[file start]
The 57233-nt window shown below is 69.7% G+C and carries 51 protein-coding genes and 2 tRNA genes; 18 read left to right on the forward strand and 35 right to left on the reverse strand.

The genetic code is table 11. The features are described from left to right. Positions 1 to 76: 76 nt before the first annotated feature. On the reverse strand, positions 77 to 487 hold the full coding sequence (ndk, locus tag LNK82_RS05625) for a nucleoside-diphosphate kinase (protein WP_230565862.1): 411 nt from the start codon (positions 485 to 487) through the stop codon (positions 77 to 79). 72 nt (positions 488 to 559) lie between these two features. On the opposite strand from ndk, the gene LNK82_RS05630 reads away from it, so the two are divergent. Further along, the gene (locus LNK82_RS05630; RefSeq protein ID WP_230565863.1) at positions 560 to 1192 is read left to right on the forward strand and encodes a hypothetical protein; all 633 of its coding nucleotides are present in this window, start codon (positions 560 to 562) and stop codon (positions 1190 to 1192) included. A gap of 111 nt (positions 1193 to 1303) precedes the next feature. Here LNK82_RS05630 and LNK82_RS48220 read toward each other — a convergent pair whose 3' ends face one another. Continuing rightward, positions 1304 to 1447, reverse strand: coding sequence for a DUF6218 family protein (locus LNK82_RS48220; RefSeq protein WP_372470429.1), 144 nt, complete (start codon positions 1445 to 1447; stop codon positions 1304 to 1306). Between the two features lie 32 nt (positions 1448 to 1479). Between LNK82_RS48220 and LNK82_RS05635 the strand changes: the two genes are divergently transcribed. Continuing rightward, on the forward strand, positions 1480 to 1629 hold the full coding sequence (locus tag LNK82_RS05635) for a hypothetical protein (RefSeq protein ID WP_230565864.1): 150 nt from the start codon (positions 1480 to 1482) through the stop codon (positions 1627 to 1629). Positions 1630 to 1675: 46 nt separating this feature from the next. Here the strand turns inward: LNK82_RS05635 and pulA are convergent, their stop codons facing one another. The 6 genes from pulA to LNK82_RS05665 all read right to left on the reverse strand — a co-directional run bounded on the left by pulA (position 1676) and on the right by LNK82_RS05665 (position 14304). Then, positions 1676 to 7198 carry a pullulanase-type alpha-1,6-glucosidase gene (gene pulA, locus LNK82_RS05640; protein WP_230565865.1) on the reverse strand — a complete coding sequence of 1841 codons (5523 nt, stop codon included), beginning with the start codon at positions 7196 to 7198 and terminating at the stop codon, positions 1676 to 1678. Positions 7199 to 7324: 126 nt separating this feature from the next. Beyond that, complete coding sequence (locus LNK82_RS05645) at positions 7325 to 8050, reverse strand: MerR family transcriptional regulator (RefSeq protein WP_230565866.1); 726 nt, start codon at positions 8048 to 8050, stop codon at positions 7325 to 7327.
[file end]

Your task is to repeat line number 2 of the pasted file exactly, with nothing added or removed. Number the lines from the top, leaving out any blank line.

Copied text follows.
The genetic code is table 11. The features are described from left to right. Positions 1 to 76: 76 nt before the first annotated feature. On the reverse strand, positions 77 to 487 hold the full coding sequence (ndk, locus tag LNK82_RS05625) for a nucleoside-diphosphate kinase (protein WP_230565862.1): 411 nt from the start codon (positions 485 to 487) through the stop codon (positions 77 to 79). 72 nt (positions 488 to 559) lie between these two features. On the opposite strand from ndk, the gene LNK82_RS05630 reads away from it, so the two are divergent. Further along, the gene (locus LNK82_RS05630; RefSeq protein ID WP_230565863.1) at positions 560 to 1192 is read left to right on the forward strand and encodes a hypothetical protein; all 633 of its coding nucleotides are present in this window, start codon (positions 560 to 562) and stop codon (positions 1190 to 1192) included. A gap of 111 nt (positions 1193 to 1303) precedes the next feature. Here LNK82_RS05630 and LNK82_RS48220 read toward each other — a convergent pair whose 3' ends face one another. Continuing rightward, positions 1304 to 1447, reverse strand: coding sequence for a DUF6218 family protein (locus LNK82_RS48220; RefSeq protein WP_372470429.1), 144 nt, complete (start codon positions 1445 to 1447; stop codon positions 1304 to 1306). Between the two features lie 32 nt (positions 1448 to 1479). Between LNK82_RS48220 and LNK82_RS05635 the strand changes: the two genes are divergently transcribed. Continuing rightward, on the forward strand, positions 1480 to 1629 hold the full coding sequence (locus tag LNK82_RS05635) for a hypothetical protein (RefSeq protein ID WP_230565864.1): 150 nt from the start codon (positions 1480 to 1482) through the stop codon (positions 1627 to 1629). Positions 1630 to 1675: 46 nt separating this feature from the next. Here the strand turns inward: LNK82_RS05635 and pulA are convergent, their stop codons facing one another. The 6 genes from pulA to LNK82_RS05665 all read right to left on the reverse strand — a co-directional run bounded on the left by pulA (position 1676) and on the right by LNK82_RS05665 (position 14304). Then, positions 1676 to 7198 carry a pullulanase-type alpha-1,6-glucosidase gene (gene pulA, locus LNK82_RS05640; protein WP_230565865.1) on the reverse strand — a complete coding sequence of 1841 codons (5523 nt, stop codon included), beginning with the start codon at positions 7196 to 7198 and terminating at the stop codon, positions 1676 to 1678. Positions 7199 to 7324: 126 nt separating this feature from the next. Beyond that, complete coding sequence (locus LNK82_RS05645) at positions 7325 to 8050, reverse strand: MerR family transcriptional regulator (RefSeq protein WP_230565866.1); 726 nt, start codon at positions 8048 to 8050, stop codon at positions 7325 to 7327.